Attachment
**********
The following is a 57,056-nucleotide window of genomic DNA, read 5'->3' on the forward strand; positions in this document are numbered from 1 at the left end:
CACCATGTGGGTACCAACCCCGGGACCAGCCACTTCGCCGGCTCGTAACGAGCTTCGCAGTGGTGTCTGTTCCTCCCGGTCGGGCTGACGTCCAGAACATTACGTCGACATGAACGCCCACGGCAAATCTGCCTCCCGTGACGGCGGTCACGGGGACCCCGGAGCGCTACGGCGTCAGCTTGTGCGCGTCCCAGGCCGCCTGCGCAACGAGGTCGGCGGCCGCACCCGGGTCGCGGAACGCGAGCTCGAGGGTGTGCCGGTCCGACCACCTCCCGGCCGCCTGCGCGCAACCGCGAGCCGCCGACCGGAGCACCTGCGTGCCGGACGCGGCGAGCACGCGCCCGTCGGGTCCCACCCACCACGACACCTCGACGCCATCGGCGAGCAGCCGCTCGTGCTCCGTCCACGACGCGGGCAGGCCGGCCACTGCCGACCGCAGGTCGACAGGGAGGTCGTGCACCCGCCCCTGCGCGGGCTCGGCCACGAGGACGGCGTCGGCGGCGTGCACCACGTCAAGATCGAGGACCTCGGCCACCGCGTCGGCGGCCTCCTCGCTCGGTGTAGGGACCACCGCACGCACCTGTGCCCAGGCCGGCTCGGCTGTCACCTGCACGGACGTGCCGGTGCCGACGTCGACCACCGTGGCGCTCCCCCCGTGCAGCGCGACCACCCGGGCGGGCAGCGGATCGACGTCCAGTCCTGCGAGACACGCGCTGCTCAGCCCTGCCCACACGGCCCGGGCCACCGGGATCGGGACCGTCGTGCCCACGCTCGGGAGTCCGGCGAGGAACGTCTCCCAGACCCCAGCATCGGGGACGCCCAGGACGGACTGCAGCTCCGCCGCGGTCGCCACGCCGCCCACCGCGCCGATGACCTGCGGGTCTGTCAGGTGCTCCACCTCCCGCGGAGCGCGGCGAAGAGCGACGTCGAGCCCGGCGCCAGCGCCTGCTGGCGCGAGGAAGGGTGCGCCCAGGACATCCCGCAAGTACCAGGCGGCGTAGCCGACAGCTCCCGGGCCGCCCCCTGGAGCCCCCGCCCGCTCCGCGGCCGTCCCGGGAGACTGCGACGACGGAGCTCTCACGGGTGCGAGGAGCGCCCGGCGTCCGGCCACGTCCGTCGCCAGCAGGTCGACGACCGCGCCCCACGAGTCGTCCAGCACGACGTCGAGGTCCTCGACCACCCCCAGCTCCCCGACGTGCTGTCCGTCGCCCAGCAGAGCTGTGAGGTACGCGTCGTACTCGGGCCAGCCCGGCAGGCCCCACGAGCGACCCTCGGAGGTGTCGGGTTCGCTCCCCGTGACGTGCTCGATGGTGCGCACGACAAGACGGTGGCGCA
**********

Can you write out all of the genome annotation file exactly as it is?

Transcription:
The following is a 57,056-nucleotide window of genomic DNA, read 5'->3' on the forward strand; positions in this document are numbered from 1 at the left end:
CACCATGTGGGTACCAACCCCGGGACCAGCCACTTCGCCGGCTCGTAACGAGCTTCGCAGTGGTGTCTGTTCCTCCCGGTCGGGCTGACGTCCAGAACATTACGTCGACATGAACGCCCACGGCAAATCTGCCTCCCGTGACGGCGGTCACGGGGACCCCGGAGCGCTACGGCGTCAGCTTGTGCGCGTCCCAGGCCGCCTGCGCAACGAGGTCGGCGGCCGCACCCGGGTCGCGGAACGCGAGCTCGAGGGTGTGCCGGTCCGACCACCTCCCGGCCGCCTGCGCGCAACCGCGAGCCGCCGACCGGAGCACCTGCGTGCCGGACGCGGCGAGCACGCGCCCGTCGGGTCCCACCCACCACGACACCTCGACGCCATCGGCGAGCAGCCGCTCGTGCTCCGTCCACGACGCGGGCAGGCCGGCCACTGCCGACCGCAGGTCGACAGGGAGGTCGTGCACCCGCCCCTGCGCGGGCTCGGCCACGAGGACGGCGTCGGCGGCGTGCACCACGTCAAGATCGAGGACCTCGGCCACCGCGTCGGCGGCCTCCTCGCTCGGTGTAGGGACCACCGCACGCACCTGTGCCCAGGCCGGCTCGGCTGTCACCTGCACGGACGTGCCGGTGCCGACGTCGACCACCGTGGCGCTCCCCCCGTGCAGCGCGACCACCCGGGCGGGCAGCGGATCGACGTCCAGTCCTGCGAGACACGCGCTGCTCAGCCCTGCCCACACGGCCCGGGCCACCGGGATCGGGACCGTCGTGCCCACGCTCGGGAGTCCGGCGAGGAACGTCTCCCAGACCCCAGCATCGGGGACGCCCAGGACGGACTGCAGCTCCGCCGCGGTCGCCACGCCGCCCACCGCGCCGATGACCTGCGGGTCTGTCAGGTGCTCCACCTCCCGCGGAGCGCGGCGAAGAGCGACGTCGAGCCCGGCGCCAGCGCCTGCTGGCGCGAGGAAGGGTGCGCCCAGGACATCCCGCAAGTACCAGGCGGCGTAGCCGACAGCTCCCGGGCCGCCCCCTGGAGCCCCCGCCCGCTCCGCGGCCGTCCCGGGAGACTGCGACGACGGAGCTCTCACGGGTGCGAGGAGCGCCCGGCGTCCGGCCACGTCCGTCGCCAGCAGGTCGACGACCGCGCCCCACGAGTCGTCCAGCACGACGTCGAGGTCCTCGACCACCCCCAGCTCCCCGACGTGCTGTCCGTCGCCCAGCAGAGCTGTGAGGTACGCGTCGTACTCGGGCCAGCCCGGCAGGCCCCACGAGCGACCCTCGGAGGTGTCGGGTTCGCTCCCCGTGACGTGCTCGATGGTGCGCACGACAAGACGGTGGCGCA